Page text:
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Whalen v. Young

Decided: May 3, 1954.

STEPHEN WHALEN, ADMINISTRATOR AD PROSEQUENDUM OF THE ESTATE OF GEORGE WHALEN, DECEASED, AND STEPHEN WHALEN, GENERAL ADMINISTRATOR OF THE ESTATE OF GEORGE WHALEN, DECEASED, PLAINTIFFS,
v.
JAMES S. YOUNG, DEFENDANT-RESPONDENT, AND CARL HELM AND L. & H. TRANSPORTATION, INC., A BODY CORPORATE, DEFENDANTS-APPELLANTS



On certified appeal to the Appellate Division from the Law Division of the Superior Court.

For reversal -- Justices Heher, Oliphant, Wachenfeld and Burling. For affirmance -- Chief Justice Vanderbilt, and Justices Jacobs and Brennan. The opinion of the court was delivered by Heher, J.

Heher

The issue raised by this appeal is one of jurisdiction involving the defendants alone.

The action was brought on June 14, 1951 to recover damages for the pecuniary loss suffered by the next of kin of plaintiff's decedent, George Whalen, in consequence, it is said, of his death by the wrongful act, neglect or default of the defendant, James S. Young, as provided by R.S. 2:47-1 et seq., now N.J.S. 2 A:31-1 et seq., and as well damages for pain and suffering endured by the deceased and the expenditures made for his medical care.

The fatality occurred August 4, 1949, as the result of a collision between a tractor-trailer operated by the defendant Young and a motorcycle driven by one Ross on which the

deceased was riding. Death came within a few hours, it is averred, on the very day of the accident.

The complaint alleged that Young, a resident of Pennsylvania, was the owner of the tractor-trailer; and he was served with process through the Director of the Division of Motor Vehicles in the Department of Law and Public Safety of New Jersey pursuant to R.S. 39:7-2, as amended by L. 1949, c. 190. There was a later amendment of this section. L. 1950, c. 251. Young answered denying negligence and pleading contributory negligence and assumption of risk; and he counterclaimed for personal injury and damage to his vehicle. There was an answer denying the counter-allegation of fault.

On January 30, 1952, by leave of court, Young interposed a third-party complaint charging that L. & H. Transportation, Inc., "by Carl Helm, owner of the corporation," was the "employer" of Young, and in the operation in question, he, Young, was the "agent, servant or employee" of Helm and the corporation, and as such "had been directed to Pittsburgh * * * to pick up some freight on behalf" of the corporation, under an "agreement" that the corporation would, inter alia, provide "liability insurance" coverage "for the trip in accordance with the usual custom of the trade." There was a demand for judgment against Helm and the corporation, both residents and domiciliaries of Pennsylvania, "for any and all relief * * * adjudged against" Young in favor of the plaintiff administrator.

On August 14, 1952, on motion made by the corporation, the third-party complaint was dismissed. The order does not reveal the ground of dismissal; the reasons set down in the formal notice of the motion to dismiss were the failure to allege leave of court under Rule 3:14-1, now R.R. 4:14-1, and the asserted want of "identity or relation" between the plaintiff's claim against the defendant and the defendant's claim pleaded in the third-party complaint, which was said to be "premature." A "more definite statement" of the third-party claim was asked; also a "severance" of the "third-party complaint from the main action," for fear of prejudice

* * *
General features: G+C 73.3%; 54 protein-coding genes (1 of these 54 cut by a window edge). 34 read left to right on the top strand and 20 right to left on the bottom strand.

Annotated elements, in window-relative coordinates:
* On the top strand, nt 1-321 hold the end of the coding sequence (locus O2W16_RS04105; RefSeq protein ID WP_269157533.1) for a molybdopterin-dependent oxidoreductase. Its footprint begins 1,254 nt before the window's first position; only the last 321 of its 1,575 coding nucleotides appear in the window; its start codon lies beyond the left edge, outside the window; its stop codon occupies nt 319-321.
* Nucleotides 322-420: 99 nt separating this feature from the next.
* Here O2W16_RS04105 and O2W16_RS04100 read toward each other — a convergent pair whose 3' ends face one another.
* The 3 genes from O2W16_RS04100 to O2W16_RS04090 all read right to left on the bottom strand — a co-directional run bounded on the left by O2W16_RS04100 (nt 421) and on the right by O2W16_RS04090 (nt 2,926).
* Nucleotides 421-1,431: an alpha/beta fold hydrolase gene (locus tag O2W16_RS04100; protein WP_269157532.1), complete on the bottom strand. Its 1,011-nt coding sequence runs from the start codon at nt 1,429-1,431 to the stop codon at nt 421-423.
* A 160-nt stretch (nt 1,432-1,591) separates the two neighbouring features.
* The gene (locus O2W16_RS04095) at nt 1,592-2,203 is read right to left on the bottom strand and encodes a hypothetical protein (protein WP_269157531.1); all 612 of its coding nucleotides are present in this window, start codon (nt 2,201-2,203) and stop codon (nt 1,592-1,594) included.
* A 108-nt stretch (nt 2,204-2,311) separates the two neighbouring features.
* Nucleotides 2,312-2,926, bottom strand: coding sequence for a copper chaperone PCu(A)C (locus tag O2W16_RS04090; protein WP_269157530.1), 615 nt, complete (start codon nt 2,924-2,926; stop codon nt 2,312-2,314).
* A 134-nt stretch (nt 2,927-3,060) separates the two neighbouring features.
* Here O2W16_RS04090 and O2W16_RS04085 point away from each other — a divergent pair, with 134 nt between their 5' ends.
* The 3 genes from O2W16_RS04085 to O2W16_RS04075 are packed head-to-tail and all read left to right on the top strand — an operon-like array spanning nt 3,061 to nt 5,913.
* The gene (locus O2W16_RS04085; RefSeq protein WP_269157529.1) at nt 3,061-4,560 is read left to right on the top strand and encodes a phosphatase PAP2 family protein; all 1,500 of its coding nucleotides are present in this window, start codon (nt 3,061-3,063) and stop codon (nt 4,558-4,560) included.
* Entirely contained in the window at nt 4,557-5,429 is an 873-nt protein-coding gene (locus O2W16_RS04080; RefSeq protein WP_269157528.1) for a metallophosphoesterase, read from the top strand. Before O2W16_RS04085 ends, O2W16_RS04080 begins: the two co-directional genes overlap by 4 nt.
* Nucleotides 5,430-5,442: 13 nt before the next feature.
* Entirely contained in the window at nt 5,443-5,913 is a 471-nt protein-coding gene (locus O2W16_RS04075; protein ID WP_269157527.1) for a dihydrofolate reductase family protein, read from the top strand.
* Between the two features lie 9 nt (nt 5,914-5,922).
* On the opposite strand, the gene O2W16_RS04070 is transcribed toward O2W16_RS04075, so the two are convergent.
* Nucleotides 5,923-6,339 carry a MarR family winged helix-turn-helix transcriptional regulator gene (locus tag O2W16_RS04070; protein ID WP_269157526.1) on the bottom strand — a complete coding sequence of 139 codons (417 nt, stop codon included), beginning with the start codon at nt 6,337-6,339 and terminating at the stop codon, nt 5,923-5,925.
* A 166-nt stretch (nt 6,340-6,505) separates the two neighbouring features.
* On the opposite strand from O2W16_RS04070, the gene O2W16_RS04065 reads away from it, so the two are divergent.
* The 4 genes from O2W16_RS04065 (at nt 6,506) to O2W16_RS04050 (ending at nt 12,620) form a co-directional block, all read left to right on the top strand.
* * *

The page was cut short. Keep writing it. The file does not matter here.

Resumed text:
to the defendants, particularly the third-party defendant, and a "stay of the trial of the third-party complaint."

On January 26, 1953 the plaintiff, with leave of court, filed an amended complaint reiterating that Young was the "owner" of the tractor-trailer in question, but also alleging, by several averments, that the vehicle was owned, operated and managed by Helm and the corporation, and its operation by Young at the time of the mishap was in pursuit of their business; and there was a prayer for judgment against all three defendants, jointly, severally, or in the alternative. Again, there was service upon the Director of the Division of Motor Vehicles of process directed to Helm and the corporation, and due notice was given to these defendants by registered mail.

The added defendants answered, February 16, 1953, denying the allegations of the complaint, and, by separate defenses, they disclaimed negligence, pleaded contributory negligence, assumption of risk, negligence by the operator of the motorcycle and a joint or common enterprise for gain between him and the deceased which rendered the negligence of one attributable to the other, and the bar of R.S. 2:47-3, now N.J.S. 2 A:31-3, as an action not brought within two years after the death of the deceased. An amended answer, filed two days later, alleged that the cause of action for pain and suffering, pleaded by plaintiff as the deceased's general administrator, was not commenced within two years after the "cause of action accrued against" Helm and the corporation, and "is therefore barred by the statute of limitations."

On March 4, 1953 Helm and the corporation gave notice of a motion for summary judgment on the amended complaint as pleading causes of action barred by the statute of limitations; and on December 15, 1953, the motion was granted as to the first count, but ...


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